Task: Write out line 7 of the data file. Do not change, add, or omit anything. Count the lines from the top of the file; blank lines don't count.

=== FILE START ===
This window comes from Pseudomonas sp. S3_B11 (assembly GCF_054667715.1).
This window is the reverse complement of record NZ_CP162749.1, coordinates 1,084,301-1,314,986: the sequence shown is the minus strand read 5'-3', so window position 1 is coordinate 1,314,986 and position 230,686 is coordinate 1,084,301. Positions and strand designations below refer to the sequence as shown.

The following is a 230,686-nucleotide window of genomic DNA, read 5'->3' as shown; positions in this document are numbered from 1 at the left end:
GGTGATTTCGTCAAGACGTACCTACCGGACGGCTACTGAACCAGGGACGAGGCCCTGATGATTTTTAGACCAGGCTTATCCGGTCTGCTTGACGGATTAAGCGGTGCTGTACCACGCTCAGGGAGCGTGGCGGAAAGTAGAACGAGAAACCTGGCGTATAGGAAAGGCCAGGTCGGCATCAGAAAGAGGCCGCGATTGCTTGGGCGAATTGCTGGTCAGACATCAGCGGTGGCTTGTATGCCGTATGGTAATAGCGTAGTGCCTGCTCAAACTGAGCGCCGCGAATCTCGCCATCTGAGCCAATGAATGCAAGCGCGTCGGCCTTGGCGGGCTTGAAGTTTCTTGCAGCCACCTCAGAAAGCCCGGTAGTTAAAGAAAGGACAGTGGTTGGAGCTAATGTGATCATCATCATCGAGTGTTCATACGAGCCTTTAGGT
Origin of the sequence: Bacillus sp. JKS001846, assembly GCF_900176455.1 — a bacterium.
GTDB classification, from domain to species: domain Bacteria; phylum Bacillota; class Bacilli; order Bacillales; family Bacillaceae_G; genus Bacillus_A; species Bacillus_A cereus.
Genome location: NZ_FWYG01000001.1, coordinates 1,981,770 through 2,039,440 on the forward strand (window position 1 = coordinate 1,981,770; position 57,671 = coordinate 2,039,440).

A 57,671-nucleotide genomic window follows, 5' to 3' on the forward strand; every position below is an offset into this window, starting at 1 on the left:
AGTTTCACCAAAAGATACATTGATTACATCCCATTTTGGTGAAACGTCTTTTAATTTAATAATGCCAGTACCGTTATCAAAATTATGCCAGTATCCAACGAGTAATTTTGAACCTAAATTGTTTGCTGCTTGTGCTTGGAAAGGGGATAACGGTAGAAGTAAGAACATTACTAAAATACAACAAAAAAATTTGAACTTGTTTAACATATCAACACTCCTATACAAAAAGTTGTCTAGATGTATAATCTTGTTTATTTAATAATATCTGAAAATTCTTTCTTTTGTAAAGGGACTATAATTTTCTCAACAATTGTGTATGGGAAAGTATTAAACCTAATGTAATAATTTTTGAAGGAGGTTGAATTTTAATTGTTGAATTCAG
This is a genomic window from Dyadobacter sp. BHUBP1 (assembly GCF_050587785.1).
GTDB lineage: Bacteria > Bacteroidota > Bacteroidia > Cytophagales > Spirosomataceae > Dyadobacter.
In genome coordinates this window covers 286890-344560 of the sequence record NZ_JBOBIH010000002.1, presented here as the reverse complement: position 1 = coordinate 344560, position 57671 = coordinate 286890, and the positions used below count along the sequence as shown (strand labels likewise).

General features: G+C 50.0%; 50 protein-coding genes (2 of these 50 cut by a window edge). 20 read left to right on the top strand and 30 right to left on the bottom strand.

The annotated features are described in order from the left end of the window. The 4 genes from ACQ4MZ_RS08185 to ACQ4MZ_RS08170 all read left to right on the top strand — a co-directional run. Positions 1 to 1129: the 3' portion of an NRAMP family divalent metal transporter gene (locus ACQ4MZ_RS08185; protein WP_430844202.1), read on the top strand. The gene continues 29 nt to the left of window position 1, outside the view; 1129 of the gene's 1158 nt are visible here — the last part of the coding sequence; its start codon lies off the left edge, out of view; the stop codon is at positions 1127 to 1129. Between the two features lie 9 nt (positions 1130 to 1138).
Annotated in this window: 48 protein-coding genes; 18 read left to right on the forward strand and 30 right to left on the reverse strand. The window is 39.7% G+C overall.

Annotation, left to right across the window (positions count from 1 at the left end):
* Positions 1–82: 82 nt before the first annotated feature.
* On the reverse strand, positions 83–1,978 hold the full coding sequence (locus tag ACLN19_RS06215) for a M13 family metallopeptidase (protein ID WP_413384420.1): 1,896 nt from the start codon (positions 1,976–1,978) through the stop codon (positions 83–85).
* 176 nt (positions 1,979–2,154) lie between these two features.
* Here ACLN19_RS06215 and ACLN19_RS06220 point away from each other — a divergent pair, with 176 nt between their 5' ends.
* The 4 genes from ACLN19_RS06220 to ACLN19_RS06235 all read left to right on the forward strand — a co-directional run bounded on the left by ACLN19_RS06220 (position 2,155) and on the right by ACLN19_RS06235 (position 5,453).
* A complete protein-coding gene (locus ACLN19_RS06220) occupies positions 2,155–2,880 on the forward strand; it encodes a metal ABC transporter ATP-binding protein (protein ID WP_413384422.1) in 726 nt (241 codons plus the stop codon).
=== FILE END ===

Genome location: NZ_FWYG01000001.1, coordinates 1,981,770 through 2,039,440 on the forward strand (window position 1 = coordinate 1,981,770; position 57,671 = coordinate 2,039,440).